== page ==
Interventions for Circadian Rhythm Disorders in Dementia (Healthy Patterns Sleep Study)
This Phase III clinical trial will evaluate a 1-month, 8-session program for caregivers that provides instruction in activities to improve symptoms of disturbed sleep-wake cycles in people with dementia who live at home.
|Minimum Age||Maximum Age||Gender||Healthy Volunteers|
|18 Years||110 Years||All||Accepts Healthy Volunteers|
- Over age 60
- English speaking
- Able to tolerate a wristwatch for a month
- Diagnosis of dementia
- Symptoms of circadian rhythm disorders, as reported by caregiver
- If taking any psychotropic medications (antidepressant, benzodiazepine, antipsychotic, or anticonvulsant) or an anti-dementia medication (memantine or cholinesterase inhibitor), on a stable dose for 90 days prior to enrollment
- At least 18 years old
- Living close to the care recipient and planning to stay in the area for at least 6 months
- If taking a psychotropic medication, on a stable dose for at least 60 days
- In a crisis/unsafe situation
- Planning to move to another residential or care setting within 6 months
- At end-stage disease (e.g., bed-bound, noncommunicative, on hospice)
- Currently enrolled in a clinical trial for dementia or associated symptoms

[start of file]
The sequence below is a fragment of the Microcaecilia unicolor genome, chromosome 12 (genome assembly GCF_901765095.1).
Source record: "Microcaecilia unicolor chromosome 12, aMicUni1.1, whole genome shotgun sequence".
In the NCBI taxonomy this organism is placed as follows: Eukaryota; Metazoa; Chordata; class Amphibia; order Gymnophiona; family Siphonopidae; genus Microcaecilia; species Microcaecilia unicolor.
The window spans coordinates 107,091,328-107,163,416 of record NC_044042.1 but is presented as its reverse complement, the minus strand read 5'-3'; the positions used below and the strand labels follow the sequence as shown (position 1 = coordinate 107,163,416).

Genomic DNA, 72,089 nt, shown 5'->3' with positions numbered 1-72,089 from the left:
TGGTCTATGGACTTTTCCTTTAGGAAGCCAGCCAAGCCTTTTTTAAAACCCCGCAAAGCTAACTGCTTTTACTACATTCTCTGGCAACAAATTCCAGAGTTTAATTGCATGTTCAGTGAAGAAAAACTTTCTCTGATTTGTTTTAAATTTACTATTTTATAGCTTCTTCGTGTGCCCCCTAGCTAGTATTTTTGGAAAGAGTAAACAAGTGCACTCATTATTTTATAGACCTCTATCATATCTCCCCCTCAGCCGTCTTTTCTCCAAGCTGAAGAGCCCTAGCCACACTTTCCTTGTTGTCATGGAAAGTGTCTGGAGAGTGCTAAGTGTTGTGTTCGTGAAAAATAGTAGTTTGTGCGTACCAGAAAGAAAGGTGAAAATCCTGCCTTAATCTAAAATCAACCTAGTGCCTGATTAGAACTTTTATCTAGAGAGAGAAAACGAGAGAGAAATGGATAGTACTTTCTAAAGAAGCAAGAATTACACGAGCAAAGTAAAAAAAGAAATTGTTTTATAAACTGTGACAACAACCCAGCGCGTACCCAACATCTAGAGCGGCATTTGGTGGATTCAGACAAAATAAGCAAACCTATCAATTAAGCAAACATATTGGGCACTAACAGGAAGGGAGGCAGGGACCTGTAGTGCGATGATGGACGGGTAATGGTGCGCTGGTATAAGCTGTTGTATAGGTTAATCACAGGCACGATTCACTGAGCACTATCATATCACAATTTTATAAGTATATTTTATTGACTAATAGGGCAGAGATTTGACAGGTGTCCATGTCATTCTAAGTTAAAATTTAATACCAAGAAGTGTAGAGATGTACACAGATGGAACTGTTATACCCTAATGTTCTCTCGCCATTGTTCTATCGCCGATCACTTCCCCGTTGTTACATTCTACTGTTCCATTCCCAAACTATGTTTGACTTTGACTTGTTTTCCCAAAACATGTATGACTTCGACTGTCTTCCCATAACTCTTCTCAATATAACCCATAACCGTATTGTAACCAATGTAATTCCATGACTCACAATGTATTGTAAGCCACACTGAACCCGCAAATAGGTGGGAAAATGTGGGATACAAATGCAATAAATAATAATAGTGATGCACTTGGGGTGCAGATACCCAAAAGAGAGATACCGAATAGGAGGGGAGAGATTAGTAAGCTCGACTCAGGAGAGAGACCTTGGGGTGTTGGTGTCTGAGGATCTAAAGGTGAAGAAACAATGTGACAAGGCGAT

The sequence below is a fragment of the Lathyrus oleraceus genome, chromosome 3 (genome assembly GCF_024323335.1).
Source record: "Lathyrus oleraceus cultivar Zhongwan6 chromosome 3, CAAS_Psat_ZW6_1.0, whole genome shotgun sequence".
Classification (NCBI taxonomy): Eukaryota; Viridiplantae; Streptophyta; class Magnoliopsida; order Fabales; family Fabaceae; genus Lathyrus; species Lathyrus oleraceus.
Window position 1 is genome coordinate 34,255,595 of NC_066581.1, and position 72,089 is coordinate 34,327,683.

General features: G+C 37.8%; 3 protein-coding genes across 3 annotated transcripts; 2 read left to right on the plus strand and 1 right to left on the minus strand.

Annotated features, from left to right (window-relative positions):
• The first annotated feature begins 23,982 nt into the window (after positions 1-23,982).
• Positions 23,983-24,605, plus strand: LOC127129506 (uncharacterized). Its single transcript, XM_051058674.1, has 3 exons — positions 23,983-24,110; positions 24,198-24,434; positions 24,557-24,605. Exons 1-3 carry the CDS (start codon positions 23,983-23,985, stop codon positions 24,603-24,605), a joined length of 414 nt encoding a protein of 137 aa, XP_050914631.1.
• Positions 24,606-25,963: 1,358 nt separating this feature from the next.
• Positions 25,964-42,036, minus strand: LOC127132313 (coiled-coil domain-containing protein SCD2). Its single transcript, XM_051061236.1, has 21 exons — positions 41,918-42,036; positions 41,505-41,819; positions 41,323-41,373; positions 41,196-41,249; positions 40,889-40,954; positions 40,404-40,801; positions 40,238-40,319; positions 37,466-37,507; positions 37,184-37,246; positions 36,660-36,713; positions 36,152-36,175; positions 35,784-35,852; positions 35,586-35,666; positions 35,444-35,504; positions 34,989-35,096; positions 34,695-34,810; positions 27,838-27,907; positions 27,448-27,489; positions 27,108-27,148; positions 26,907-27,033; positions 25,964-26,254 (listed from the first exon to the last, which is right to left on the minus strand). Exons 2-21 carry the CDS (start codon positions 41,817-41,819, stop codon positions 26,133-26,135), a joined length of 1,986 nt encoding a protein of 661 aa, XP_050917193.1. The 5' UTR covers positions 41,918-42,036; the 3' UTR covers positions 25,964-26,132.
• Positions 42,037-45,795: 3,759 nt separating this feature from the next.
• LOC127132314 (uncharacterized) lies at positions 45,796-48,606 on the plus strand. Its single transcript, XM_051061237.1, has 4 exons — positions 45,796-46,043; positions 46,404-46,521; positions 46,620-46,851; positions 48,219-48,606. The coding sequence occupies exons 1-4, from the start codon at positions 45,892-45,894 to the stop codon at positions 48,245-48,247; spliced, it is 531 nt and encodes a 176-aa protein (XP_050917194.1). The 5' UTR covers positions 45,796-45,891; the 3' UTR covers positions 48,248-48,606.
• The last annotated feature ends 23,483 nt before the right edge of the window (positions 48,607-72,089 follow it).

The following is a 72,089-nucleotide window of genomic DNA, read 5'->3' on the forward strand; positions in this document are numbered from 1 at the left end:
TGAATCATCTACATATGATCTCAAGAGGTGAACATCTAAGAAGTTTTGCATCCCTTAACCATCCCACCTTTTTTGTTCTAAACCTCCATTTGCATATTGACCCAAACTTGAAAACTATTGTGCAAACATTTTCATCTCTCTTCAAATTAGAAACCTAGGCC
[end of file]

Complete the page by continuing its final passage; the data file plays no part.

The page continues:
- Prohibited medications when used regularly: medications with substantial known effects on the measurement of hypothalamic pituitary adrenal (HPA) axis activity (e.g., corticosteroids, interferons, beta-blockers, cytotoxic chemotherapy)
- Major surgery in the past 3 months
- History of major psychiatric and/or personality disorder
- History of heavy cigarette smoking
- Loss of a loved one in the past 3 months
- Conditions known to affect measurement of circadian rhythm, such as use of sedatives/hypnotics, Huntington's disease, Cushing's disease, Addison's disease, normal pressure hydrocephalus, Parkinson's disease, advanced heart failure, or morbid obesity
Circadian rhythm disorders occur in most people with dementia. Symptoms include late afternoon/evening agitation (e.g., sundowning) and irregular sleep-wake rhythms such as daytime excessive sleepiness, frequent night waking, and poor sleep efficiency. The symptoms of circadian rhythm disorders are associated with increased rates of disease and death and decreased quality of life. Over a 1-month period, participants will receive eight in-home visits and telephone-based sessions from a trainer. Caregivers will be educated on home-based activities to improve the sleep-wake patterns of the care recipients. They will practice each activity under the supervision of the trainer and then on their own. Some participants will be randomized to a control group and receive general education about circadian rhythm disorders. In both groups, the person with dementia will wear a bracelet that measures waking and sleeping time and will be evaluated for neuropsychiatric behaviors.
University of Pennsylvania
University of Pennsylvania
The Role of Palliative Care Interventions to Reduce Circadian Rhythm Disorders in Persons With Dementia: The Healthy Patterns Study
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